Lev V. Eppelbaum
The 2019 Christiaan Huygens Medal is awarded to Lev V. Eppelbaum for outstanding work that has led to significant progress in geology and geophysics, with special emphasis on the development of new methods for the analysis of magnetic, thermal and gravity data.
Lev Eppelbaum was born in 1959 in Georgia. After receiving a MSc Degree in Geophysics from the Azerbaijanian Oil and Gas University and a PhD in Geophysics from the Institute of Geophysics of the Georgian Academy of Sciences and Moscow Mining Academy, he joined the All-Union Geophysical Institute in Baku, Azerbaijan, and subsequently the Tel Aviv University, in Isreal, where he currently is an Associate Professor in Geosciences.
Eppelbaum is an internationally highly recognised scientist. His achievements in different areas of geology and geophysics are impressive. He excels in the application of magnetics and gravimetry to the exploration of solid Earth geology, with special attention to the treatment of noise in geoscientific measurements. Magnetics senses variations in the Earth’s gravitational field due to magnetic subsurface rocks, oil and gas deposits, whereas gravimetry measures the density of the underground rock from the surface; Eppelbaum has developed novel algorithms and approaches for the processing and interpretation of data measured by using these geophysical methods in complex environments. He has also made significant contributions to global geodynamics, deep thermal field analysis, and he clarified the role of iron in Earth’s evolution.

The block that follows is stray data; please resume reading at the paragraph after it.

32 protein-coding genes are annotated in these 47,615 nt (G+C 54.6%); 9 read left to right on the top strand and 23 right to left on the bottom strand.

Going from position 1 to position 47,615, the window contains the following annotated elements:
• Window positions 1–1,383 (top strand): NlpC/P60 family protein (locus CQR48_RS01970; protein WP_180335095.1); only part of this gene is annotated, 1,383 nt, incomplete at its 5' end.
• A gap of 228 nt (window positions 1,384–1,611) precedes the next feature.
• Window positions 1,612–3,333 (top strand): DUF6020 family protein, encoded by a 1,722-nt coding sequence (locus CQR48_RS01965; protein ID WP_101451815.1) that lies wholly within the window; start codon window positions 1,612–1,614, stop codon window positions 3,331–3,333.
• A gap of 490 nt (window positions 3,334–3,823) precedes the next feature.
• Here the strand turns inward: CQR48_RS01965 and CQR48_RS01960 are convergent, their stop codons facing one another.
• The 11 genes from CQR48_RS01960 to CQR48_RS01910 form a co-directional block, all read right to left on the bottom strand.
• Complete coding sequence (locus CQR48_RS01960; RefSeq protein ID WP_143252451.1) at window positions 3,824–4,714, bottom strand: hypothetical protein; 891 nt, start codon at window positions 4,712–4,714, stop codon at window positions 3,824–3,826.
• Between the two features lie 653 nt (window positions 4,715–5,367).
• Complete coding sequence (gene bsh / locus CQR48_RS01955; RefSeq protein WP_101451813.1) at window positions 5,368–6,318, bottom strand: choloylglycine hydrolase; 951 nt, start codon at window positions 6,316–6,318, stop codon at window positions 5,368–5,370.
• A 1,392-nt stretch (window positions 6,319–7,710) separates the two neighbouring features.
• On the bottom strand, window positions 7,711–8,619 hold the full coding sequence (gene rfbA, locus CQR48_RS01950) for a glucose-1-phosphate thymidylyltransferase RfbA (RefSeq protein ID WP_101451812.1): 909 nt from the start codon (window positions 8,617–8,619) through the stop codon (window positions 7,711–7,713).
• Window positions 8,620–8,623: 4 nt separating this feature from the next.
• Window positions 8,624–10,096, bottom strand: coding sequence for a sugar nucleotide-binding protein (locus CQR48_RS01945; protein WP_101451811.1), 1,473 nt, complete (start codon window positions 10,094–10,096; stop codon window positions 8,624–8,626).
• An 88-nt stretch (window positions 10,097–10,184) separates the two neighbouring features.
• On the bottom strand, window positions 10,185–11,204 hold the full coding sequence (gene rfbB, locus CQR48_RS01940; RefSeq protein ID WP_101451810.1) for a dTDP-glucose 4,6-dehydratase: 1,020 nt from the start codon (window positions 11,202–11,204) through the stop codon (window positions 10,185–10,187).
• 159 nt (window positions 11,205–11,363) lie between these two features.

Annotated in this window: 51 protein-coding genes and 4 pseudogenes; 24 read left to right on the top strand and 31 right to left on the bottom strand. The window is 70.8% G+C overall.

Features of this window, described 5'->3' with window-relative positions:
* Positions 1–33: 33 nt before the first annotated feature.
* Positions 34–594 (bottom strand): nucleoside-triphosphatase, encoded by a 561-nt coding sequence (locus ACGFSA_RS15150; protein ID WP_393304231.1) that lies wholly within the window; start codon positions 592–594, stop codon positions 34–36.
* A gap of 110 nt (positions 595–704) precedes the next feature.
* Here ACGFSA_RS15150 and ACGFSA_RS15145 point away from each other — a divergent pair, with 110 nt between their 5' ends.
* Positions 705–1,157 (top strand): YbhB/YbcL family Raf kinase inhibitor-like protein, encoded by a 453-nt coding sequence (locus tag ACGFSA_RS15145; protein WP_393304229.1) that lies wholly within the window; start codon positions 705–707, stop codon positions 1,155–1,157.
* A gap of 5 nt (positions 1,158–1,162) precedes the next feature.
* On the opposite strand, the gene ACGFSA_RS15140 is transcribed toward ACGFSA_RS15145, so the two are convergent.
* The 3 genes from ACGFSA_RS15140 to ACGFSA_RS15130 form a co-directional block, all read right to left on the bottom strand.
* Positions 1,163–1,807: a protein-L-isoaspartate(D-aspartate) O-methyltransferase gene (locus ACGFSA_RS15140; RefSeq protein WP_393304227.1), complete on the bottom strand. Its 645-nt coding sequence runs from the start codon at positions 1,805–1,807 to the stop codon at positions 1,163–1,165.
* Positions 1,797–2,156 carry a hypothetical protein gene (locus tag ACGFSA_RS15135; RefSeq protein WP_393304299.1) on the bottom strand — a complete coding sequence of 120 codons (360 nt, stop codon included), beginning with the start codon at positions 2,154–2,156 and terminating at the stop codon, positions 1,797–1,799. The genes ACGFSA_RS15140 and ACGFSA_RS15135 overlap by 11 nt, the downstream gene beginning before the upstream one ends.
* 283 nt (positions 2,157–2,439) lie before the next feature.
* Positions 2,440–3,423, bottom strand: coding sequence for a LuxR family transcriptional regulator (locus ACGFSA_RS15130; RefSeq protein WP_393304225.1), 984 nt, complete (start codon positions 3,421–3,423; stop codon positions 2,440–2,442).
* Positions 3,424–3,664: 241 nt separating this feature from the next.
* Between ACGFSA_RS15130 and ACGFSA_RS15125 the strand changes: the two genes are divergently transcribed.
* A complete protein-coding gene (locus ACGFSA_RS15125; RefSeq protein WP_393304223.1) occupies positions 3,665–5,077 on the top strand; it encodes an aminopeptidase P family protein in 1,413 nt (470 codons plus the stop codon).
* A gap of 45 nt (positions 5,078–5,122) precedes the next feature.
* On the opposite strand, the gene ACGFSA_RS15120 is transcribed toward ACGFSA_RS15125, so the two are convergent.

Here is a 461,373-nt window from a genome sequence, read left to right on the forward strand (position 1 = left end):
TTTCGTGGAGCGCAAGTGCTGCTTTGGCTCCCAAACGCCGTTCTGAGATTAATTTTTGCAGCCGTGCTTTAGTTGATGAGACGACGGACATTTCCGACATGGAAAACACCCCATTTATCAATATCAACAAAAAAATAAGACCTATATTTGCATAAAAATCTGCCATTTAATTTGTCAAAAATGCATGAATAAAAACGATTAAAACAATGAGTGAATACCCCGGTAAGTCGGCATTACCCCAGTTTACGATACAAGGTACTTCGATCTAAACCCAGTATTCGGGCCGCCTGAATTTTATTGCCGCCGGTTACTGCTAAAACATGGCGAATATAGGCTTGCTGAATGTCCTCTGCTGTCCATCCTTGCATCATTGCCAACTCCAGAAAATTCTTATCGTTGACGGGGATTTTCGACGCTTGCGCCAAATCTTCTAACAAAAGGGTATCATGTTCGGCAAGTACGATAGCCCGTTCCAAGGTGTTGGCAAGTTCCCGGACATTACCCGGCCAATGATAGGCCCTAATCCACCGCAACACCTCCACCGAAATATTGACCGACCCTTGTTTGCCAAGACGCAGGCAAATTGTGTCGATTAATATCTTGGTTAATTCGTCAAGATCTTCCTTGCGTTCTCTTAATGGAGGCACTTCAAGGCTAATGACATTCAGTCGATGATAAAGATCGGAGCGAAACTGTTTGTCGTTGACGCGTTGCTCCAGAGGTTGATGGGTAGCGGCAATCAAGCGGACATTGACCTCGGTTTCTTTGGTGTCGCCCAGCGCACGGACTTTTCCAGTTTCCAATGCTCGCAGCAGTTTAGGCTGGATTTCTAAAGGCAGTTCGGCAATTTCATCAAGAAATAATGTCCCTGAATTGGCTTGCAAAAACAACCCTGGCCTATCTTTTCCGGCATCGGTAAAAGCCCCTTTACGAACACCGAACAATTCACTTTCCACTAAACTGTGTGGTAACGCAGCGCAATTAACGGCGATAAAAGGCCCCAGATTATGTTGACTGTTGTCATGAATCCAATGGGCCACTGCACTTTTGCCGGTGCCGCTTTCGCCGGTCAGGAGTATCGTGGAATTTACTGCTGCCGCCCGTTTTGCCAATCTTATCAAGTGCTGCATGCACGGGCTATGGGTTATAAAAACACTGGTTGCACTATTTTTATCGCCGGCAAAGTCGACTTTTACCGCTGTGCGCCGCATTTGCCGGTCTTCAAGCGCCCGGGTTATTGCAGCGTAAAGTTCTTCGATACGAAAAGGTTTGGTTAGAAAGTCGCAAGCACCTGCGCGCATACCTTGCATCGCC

Eppelbaum has conceived new methodologies for the advanced interpretation of thermal data in the near-surface as well as in deep boreholes, for the localization of tectonic structural and environmental features and for searching useful minerals. He has optimised the evaluation of thermal history from shallow borehole samples, which allows deducting meaningful information on the evolution of climate on our planet in the past; his developed algorithms can nowadays be considered as standard in this field. Further algorithms that he developed can be used to detect microgravity anomalies and localise hidden sinkholes.
During his scientific career, Eppelbaum has skillfully carried out geophysical inspections in different areas of applications, often combining complementary approaches and performing an integrated analysis of the measured data. The investigations that he carried out in archaeologically interesting regions of the Eastern Mediterranean are particularly noteworthy, as they led to the discovery of new cultural heritage sites. Further studies of considerable importance allowed him to create new three-dimensional physical-geological models of the Earth’s crust in Caucasus and in the European-Arabian-African region. Other remarkable and fruitful investigations aimed at finding economically interesting minerals and at predicting dangerous geodynamic activities.
Currently, Eppelbaum is developing innovative approaches for integrated geophysical surveys with equipment mounted on remote operated vehicles, which is a cutting-edge topic of high practical interest due to the numerous possible applications.
In consideration of the above, Lev Eppelbaum is a most worthy recipient of the EGU Christiaan Huygens Medal.